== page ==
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Monks enchant students
By Nanci G. Hutson, THE NEWS-TIMES, Dec 6, 2005
Tibetan Buddhists bring mystical message to Canterbury
New Milford, CT (USA) -- The chant of the Tibetan Buddhist monk was a deep, reverberating melody with a surprisingly soothing effect.
<< Buddhist monk Geshe Jamyang Tsering wraps his robe around himself during Tuesday‘s seminar on Buddhism with students at the Canterbury School in New Milford. - The News-Times/Wendy Carlson
For almost 15 minutes, the 61-year-old monk stretched his vocal chords to give Canterbury School students a lesson in traditional Buddhist chant as a prayerful meditation.
Its mystical qualities worked magic. "It was really relaxing," said junior Anna Slaybaugh. "It was just so interesting."
Two monks visited the school Tuesday to talk about their lives and beliefs.
Khensur Rinpoche Choejor and Geshe Jamyang Tsering escaped the Chinese occupation in 1959 with their spiritual leader, the Dalai Lama. They relocated to India, helped rebuild a monastery, and over the past 40 years have trained other monks in Buddhist practice and philosophy.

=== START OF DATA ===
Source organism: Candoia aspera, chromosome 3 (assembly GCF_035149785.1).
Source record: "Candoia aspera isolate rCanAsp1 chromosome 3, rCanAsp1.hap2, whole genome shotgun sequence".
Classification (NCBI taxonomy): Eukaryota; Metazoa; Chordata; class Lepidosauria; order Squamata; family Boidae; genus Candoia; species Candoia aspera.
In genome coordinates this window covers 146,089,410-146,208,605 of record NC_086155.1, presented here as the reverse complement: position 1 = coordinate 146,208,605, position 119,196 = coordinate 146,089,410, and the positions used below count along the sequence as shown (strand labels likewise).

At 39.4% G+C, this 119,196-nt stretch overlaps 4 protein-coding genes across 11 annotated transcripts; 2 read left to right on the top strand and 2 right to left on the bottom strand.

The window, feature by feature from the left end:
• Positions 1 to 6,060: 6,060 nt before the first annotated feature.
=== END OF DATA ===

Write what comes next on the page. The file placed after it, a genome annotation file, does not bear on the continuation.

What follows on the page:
Their heads are shaved and they wore saffron robes and beatific smiles.
Khensur Rinpoche led the chanting and talks in class, which were translated by Tenzin Shastri of Minnesota.
The monks also spoke to several students in world religion and Eastern philosophy classes. They taught about reincarnation and moral values, with a practical twist: Silence and meditation can calm stressful, pre-exam nerves.
Rinpoche explained that meditation is an analytical process that can help the mind relinquish negative thoughts, with the ultimate goal to free people from their anxieties, animosities and other harmful emotions.
Through the natural process of breathing, the mind can find instant relief, and as one inhales a person is encouraged to visualize positive images so that the mind is nourished with "love and compassion," the monk said.
Rinpoche talked about enlightenment, and the Buddhist belief that all things in the world are interconnected, which leads to respect and compassion for all things. That is why Buddhists are pacifists, he said.
For most students, Buddhism is a philosophy they might study, but most will never get to hear an actual monk's chant.
"We talk about things like this, but it's a completely different experience to see them in action," Slaybaugh said.
Senior Carolyn Malloy said the monks' talk reinforced what she has been studying in their world religion course.
To be in their presence, to hear them laugh and to rub their shaved heads made it possible to see them as true human beings, Malloy said. Otherwise, she said, they seem more like caricatures.
"You only see these guys in movies," Malloy said. "It's cool to have them right here."
The monks' visit to Canterbury is one stop on a peace tour through the United States and Canada. They came to Canterbury from Houston, and they are headed to Baltimore.
Amy Omana, a Canterbury teacher of Eastern philosophy and world religion, helped her students question the monks.
"To have this authentic experience of them teaching us is extraordinary," Omana said.